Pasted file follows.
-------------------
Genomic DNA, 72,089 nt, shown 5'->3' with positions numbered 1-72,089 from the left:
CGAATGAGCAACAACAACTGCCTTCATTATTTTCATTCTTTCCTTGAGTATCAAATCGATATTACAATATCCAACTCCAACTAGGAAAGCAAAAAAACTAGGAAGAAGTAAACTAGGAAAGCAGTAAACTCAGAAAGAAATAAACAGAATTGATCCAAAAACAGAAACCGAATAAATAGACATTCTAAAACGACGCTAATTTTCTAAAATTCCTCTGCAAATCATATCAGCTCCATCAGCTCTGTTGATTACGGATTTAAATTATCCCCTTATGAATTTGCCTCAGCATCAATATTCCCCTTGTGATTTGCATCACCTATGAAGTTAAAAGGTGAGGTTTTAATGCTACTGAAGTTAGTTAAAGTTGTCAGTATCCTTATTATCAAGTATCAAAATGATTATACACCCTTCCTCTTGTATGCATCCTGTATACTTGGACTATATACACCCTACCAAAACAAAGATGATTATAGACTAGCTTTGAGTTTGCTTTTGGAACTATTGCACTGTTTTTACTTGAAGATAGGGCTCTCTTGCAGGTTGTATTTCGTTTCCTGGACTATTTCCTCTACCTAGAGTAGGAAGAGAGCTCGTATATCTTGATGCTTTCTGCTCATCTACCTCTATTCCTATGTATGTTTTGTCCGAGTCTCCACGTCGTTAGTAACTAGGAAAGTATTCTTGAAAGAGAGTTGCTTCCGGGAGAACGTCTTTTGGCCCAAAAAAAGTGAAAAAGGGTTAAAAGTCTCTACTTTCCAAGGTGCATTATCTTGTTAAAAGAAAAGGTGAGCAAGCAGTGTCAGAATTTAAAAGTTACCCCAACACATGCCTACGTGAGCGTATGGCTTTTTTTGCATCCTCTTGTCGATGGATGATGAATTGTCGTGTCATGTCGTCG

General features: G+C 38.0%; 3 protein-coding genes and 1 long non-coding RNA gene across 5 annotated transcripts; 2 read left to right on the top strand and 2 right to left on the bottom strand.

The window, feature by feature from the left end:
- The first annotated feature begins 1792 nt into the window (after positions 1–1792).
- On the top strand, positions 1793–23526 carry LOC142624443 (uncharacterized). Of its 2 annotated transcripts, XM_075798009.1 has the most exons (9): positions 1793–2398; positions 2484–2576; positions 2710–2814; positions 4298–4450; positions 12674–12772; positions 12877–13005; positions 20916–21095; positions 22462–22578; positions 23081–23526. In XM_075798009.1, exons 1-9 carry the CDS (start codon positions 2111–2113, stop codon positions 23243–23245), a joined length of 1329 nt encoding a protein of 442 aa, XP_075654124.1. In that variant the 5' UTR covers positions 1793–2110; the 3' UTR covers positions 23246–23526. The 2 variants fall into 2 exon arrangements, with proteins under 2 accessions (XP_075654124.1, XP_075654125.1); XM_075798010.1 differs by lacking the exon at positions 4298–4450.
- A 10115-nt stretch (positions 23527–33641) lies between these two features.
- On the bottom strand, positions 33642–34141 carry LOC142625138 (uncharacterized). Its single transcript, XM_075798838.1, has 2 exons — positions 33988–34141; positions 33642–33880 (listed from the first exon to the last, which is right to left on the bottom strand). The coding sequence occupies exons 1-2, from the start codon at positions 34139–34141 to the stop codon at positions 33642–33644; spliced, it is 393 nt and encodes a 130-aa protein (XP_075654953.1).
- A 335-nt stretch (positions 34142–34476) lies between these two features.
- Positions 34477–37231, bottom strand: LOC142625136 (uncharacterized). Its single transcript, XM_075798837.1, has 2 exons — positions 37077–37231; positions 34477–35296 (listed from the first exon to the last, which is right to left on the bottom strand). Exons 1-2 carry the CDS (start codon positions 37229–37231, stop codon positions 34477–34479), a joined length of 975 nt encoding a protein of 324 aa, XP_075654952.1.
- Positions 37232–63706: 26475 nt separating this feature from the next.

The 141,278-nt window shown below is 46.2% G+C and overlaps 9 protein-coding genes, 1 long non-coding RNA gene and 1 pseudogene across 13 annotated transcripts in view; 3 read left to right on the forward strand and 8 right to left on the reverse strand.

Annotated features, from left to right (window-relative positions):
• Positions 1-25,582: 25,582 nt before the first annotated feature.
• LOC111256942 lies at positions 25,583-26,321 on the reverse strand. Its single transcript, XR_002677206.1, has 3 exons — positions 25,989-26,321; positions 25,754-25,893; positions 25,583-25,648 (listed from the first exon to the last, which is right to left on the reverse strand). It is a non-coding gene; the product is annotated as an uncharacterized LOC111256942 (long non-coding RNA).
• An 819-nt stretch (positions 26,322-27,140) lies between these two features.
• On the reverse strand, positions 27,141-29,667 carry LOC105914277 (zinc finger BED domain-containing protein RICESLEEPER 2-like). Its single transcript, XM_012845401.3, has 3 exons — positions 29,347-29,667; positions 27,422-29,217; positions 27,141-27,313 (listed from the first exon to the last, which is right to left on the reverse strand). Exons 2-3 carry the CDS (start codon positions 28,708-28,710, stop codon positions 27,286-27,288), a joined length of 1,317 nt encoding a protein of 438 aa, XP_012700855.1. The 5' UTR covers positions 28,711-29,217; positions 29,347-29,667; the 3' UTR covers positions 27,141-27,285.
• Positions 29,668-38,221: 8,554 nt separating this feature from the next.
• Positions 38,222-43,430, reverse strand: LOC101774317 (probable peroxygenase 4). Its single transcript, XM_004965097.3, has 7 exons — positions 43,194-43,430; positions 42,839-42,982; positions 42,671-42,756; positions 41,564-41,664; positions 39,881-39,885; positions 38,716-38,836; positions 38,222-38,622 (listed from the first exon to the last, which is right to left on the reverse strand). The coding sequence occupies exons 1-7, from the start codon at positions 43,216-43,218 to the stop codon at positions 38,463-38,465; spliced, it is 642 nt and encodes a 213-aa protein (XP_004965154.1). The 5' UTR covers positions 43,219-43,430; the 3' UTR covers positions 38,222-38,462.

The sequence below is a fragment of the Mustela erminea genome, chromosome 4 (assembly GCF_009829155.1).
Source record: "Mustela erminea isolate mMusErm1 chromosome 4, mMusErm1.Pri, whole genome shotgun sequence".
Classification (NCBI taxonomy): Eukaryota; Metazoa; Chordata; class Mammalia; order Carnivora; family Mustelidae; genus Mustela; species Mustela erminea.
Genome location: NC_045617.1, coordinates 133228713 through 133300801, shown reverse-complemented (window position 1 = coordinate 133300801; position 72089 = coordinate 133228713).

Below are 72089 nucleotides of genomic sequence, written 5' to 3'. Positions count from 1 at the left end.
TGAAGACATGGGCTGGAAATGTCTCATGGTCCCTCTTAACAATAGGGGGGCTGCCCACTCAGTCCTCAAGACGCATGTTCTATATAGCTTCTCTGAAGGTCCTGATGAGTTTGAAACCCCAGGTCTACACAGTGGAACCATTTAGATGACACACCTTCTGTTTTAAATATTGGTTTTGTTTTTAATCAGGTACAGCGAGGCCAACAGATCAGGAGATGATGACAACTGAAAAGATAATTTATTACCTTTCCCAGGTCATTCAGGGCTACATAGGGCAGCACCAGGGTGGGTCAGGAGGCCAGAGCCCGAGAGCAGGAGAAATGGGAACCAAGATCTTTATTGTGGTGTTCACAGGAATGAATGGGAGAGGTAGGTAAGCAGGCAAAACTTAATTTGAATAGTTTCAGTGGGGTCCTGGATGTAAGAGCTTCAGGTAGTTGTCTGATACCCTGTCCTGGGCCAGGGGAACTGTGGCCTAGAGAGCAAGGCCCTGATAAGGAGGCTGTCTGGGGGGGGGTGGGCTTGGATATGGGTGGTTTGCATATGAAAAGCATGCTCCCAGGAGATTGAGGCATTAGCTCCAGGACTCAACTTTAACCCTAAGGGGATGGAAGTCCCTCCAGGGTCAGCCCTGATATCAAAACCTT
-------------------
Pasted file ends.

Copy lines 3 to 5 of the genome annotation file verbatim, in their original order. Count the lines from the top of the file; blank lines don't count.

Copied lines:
General features: G+C 38.0%; 3 protein-coding genes and 1 long non-coding RNA gene across 5 annotated transcripts; 2 read left to right on the top strand and 2 right to left on the bottom strand.

The window, feature by feature from the left end:
- The first annotated feature begins 1792 nt into the window (after positions 1–1792).